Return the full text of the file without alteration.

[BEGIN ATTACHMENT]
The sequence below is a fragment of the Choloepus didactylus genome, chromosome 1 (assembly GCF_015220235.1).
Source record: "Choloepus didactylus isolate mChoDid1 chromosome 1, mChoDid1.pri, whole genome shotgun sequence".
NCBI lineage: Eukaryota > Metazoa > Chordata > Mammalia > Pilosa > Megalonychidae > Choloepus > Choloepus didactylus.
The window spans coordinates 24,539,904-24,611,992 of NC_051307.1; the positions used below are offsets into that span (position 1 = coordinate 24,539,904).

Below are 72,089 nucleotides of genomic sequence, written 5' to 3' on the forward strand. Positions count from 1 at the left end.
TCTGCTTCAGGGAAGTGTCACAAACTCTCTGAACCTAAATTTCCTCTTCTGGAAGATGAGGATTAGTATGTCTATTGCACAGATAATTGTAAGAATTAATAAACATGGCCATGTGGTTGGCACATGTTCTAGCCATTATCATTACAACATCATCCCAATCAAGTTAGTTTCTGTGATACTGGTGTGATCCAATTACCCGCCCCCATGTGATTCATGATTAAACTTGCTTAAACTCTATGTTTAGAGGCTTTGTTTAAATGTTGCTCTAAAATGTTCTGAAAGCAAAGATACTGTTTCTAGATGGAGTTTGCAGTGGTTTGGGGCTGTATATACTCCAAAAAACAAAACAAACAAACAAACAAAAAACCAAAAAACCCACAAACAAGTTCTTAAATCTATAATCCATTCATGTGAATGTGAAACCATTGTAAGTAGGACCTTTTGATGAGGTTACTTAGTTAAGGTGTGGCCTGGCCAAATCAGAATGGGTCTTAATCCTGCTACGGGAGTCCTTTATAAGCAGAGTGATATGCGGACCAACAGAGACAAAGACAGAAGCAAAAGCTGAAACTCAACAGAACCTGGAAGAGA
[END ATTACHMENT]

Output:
The sequence below is a fragment of the Choloepus didactylus genome, chromosome 1 (assembly GCF_015220235.1).
Source record: "Choloepus didactylus isolate mChoDid1 chromosome 1, mChoDid1.pri, whole genome shotgun sequence".
NCBI lineage: Eukaryota > Metazoa > Chordata > Mammalia > Pilosa > Megalonychidae > Choloepus > Choloepus didactylus.
The window spans coordinates 24,539,904-24,611,992 of NC_051307.1; the positions used below are offsets into that span (position 1 = coordinate 24,539,904).

Below are 72,089 nucleotides of genomic sequence, written 5' to 3' on the forward strand. Positions count from 1 at the left end.
TCTGCTTCAGGGAAGTGTCACAAACTCTCTGAACCTAAATTTCCTCTTCTGGAAGATGAGGATTAGTATGTCTATTGCACAGATAATTGTAAGAATTAATAAACATGGCCATGTGGTTGGCACATGTTCTAGCCATTATCATTACAACATCATCCCAATCAAGTTAGTTTCTGTGATACTGGTGTGATCCAATTACCCGCCCCCATGTGATTCATGATTAAACTTGCTTAAACTCTATGTTTAGAGGCTTTGTTTAAATGTTGCTCTAAAATGTTCTGAAAGCAAAGATACTGTTTCTAGATGGAGTTTGCAGTGGTTTGGGGCTGTATATACTCCAAAAAACAAAACAAACAAACAAACAAAAAACCAAAAAACCCACAAACAAGTTCTTAAATCTATAATCCATTCATGTGAATGTGAAACCATTGTAAGTAGGACCTTTTGATGAGGTTACTTAGTTAAGGTGTGGCCTGGCCAAATCAGAATGGGTCTTAATCCTGCTACGGGAGTCCTTTATAAGCAGAGTGATATGCGGACCAACAGAGACAAAGACAGAAGCAAAAGCTGAAACTCAACAGAACCTGGAAGAGA